I used to read these forums searching for an answer on why my daughter would absolutely NOT poop on the potty. She was terrified of the potty. She would only poop in her diaper, preferably in her room while standing up. She had constipation issues as a result. We had to do Miralax every day, once or twice we’d have to do suppositories, and once even went to the ER from her stomach pains. It was a nightmare. I didn’t know how she would ever stop fearing the potty.
A lot of forums said she would just ‘grow out of it’ but she was getting older. I was afraid she would turn 4 and still be pooping in diapers. We started letting her poop in her diaper, but it had to be in the bathroom. She could take her comfort items in there. She didn’t like it, but she did it. We tried getting her to poop in her diaper on the potty, but she wouldn’t do it. We did that for many months, but it seems like the problem really hadn’t been solved, just relocated to the bathroom.
Eventually one day my wife just said ‘no more diapers’. She was done – she was convinced my daughter would eventually HAVE to poop on the potty unless she was planning on pooping on the floor. For a few days she just didn’t poop…I was getting scared she’d get severely constipated or even get a fecal impaction. My wife stuck with it when I was ready to give in. My daughter kept sitting on the potty over and over and over again, but nothing. A WEEK went by and then…. it happened. She did it. A very large one lol. And the rest… is history. She hasn’t had any issues since really.
I know this may not be the right fix for everyone but I just wanted to hold out hope for parents who are frustrated or worry that there is something wrong with their child, that they will never be able to be fully potty-trained, wonder how they will go to school if they can’t use the potty. Try to be patient, try to take little steps, you’re not the first or last one to deal with this. It WILL click for them some day. You might have to force that click if they’re old enough and mentally ready – that’s up to you. Be strong and stick with it! Like everything else these darn kids put us through… this too shall pass.
My sensitive four year old is exactly like this. He wavers about pooping on the potty. Some things that have helped: 1) bathroom spray, he told me that the smell in the bathroom bothers him, so we bought some spray, 2) letting him poop outside, we’re lucky to have some space in our backyard, so I’ve told him that if he wants he can go outside and poop, we just take a shovel and bury it after.
I wanted to follow up and say, what I’ve learned from this is to ask him what is stopping him from pooping in the potty, and allow him a little more flexibility in where he goes, in order to transition from pooping in his pull up. He still sometimes waits until his pull up goes on at bed time to poop, but its gradually getting better. I think talking to your kid about what troubles them about the potty can help, and getting creative about the transition (i.e. pooping outside, or even in another toilet), can also help the child take small steps away from pooping in a diaper.
Janet, I really hope you see this.
My son is 3 1/2 and he seems to hold his bladder quite often. We “ignore it” and will only occasionally ask “hey buddy do you to go potty?” but then we take him at his “no” and eventually he goes on his own. Sometimes he will just hold it and hold it, dancing around, and go without us even asking. He will even come to us and say “Mama I have to go potty” so that we can help pull down his underwear. He will yell out sometimes even “mama!” as he dances around, holding himself, and making noises. I try so hard to be nonchalant, and ask “do you need help with something?” or “hey buddy, it seems like you’re trying to tell me something, how are you feeling?” and he says “no, i’m not” and dances around.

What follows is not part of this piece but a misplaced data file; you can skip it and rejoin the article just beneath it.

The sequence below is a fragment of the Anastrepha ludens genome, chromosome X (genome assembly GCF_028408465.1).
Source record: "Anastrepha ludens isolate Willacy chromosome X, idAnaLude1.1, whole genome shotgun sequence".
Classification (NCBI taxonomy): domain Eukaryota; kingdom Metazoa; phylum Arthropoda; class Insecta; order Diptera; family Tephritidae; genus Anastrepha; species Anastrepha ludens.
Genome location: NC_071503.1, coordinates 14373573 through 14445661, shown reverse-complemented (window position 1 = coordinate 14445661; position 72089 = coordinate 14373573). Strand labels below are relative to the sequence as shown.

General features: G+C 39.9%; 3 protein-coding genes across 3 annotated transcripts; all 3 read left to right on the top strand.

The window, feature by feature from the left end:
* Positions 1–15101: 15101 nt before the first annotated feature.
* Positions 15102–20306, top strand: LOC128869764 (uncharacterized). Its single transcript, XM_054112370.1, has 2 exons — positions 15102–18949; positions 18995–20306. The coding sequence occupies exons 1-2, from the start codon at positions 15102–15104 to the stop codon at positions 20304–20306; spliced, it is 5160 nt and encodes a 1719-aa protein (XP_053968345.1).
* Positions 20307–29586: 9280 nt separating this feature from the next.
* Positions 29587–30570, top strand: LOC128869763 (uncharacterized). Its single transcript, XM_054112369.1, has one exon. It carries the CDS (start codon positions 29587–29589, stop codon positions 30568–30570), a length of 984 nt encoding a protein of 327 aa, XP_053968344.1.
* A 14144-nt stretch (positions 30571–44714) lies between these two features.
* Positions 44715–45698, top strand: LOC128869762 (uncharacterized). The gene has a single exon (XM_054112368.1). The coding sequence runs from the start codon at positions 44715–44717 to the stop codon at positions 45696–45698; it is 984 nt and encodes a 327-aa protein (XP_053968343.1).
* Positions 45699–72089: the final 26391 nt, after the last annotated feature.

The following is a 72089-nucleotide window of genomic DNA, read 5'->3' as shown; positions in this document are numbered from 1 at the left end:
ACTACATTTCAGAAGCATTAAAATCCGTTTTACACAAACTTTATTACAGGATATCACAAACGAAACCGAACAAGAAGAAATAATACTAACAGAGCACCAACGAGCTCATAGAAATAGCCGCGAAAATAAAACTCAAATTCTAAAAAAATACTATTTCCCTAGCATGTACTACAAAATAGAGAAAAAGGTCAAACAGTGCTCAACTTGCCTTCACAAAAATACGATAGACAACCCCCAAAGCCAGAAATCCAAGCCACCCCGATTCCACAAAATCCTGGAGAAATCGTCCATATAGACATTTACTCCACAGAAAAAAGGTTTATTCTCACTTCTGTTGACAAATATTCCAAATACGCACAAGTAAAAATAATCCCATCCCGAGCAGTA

Then there is poop. He holds it, and when he really has to go, he will do the same uncomfortable dancing and yelling and then finally go in his pants. He doesn’t hide, and we don’t shame him. He told me he wants to go to school and we’ve expressed to him that the kids in school use the potty and that when he’s ready, we will do that. It’s so hard because he is usually a very expressive and open kid. He always tell us “Mama I’m not feeling so good” or “Daddy I’m having a hard time.” or “Sorry for getting yelling, I was having a lot of feelings”. Sometimes he will say as he’s running to the potty “I’m listening to my body, I can do hard things!”.
His very obvious physical discomfort pains us and as much as we try to ignore it and say all the right things, My husband and I are just at a loss. Please help. Do we keep going like this? I can’t imagine putting him in a pullup is a good idea, he loves his underwear and we’ve never had any issues with them.
and before you ask, because I know you will (big fan of yours)…. we do have a 9 month old baby (I can imagine you’re nodding your head right now).
****I should add….that when he does poop in his pants…..he then tells us he pooped and wants to dump it into the toilet to flush it. He gets what the goal is, and I can tell he is very obviously not comfortable with the feeling/sensation of having to poop. I just need to know I’m not failing him somehow.
As someone who’s daughter struggles with encopresis, I think this is just the tip of the iceberg. Yes there needs to be a lot of patience, gentleness, and letting go. But listen…. I follow your podcasts religiously, have practiced your approach with both my kids , and tried to practice it during toilet training as well. However , after offering diapers to poo in for over a year after toilet training, and being so gentle/ “letting go” of the process, I see it made the resistance to the toilet worse not better. It’s almost as if I validated her fear of the toilet for too long that the fear became her reality. For children that truly struggle with encopresis this is really incomplete advice. I wish someone would have told me this Is a “red flag” for encopresis and helped me seek appropriate intervention right away. Encopresis is a medical condition. If your child truly struggles with “withholding”, this advice will not work ON ITS OWN. Yes we need to always maintain the gentle and unruffled attitude but please seek other intervention ASAP.